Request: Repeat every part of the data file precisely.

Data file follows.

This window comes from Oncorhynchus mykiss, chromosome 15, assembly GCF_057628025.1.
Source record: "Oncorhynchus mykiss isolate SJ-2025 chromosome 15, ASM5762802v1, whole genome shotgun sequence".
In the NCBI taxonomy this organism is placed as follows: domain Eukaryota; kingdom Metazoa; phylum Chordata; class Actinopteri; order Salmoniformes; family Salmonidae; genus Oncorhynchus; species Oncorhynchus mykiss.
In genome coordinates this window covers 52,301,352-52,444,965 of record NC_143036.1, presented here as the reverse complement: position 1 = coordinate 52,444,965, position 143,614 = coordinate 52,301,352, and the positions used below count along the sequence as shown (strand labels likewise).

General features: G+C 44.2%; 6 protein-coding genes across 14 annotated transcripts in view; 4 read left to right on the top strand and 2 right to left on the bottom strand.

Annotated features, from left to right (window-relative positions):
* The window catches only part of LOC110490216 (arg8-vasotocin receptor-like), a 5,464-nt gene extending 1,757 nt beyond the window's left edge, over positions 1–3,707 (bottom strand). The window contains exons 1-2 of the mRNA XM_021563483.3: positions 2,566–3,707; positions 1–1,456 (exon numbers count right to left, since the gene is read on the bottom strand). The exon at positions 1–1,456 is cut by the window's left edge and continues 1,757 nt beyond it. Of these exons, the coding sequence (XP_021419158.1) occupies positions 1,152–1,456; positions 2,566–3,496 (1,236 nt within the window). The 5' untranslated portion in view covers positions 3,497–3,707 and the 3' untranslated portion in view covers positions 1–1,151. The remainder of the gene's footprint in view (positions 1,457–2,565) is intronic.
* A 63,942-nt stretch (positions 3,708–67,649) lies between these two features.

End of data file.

This window comes from Oncorhynchus mykiss, chromosome 15, assembly GCF_057628025.1.
Source record: "Oncorhynchus mykiss isolate SJ-2025 chromosome 15, ASM5762802v1, whole genome shotgun sequence".
In the NCBI taxonomy this organism is placed as follows: domain Eukaryota; kingdom Metazoa; phylum Chordata; class Actinopteri; order Salmoniformes; family Salmonidae; genus Oncorhynchus; species Oncorhynchus mykiss.
In genome coordinates this window covers 52,301,352-52,444,965 of record NC_143036.1, presented here as the reverse complement: position 1 = coordinate 52,444,965, position 143,614 = coordinate 52,301,352, and the positions used below count along the sequence as shown (strand labels likewise).

General features: G+C 44.2%; 6 protein-coding genes across 14 annotated transcripts in view; 4 read left to right on the top strand and 2 right to left on the bottom strand.

Annotated features, from left to right (window-relative positions):
* The window catches only part of LOC110490216 (arg8-vasotocin receptor-like), a 5,464-nt gene extending 1,757 nt beyond the window's left edge, over positions 1–3,707 (bottom strand). The window contains exons 1-2 of the mRNA XM_021563483.3: positions 2,566–3,707; positions 1–1,456 (exon numbers count right to left, since the gene is read on the bottom strand). The exon at positions 1–1,456 is cut by the window's left edge and continues 1,757 nt beyond it. Of these exons, the coding sequence (XP_021419158.1) occupies positions 1,152–1,456; positions 2,566–3,496 (1,236 nt within the window). The 5' untranslated portion in view covers positions 3,497–3,707 and the 3' untranslated portion in view covers positions 1–1,151. The remainder of the gene's footprint in view (positions 1,457–2,565) is intronic.
* A 63,942-nt stretch (positions 3,708–67,649) lies between these two features.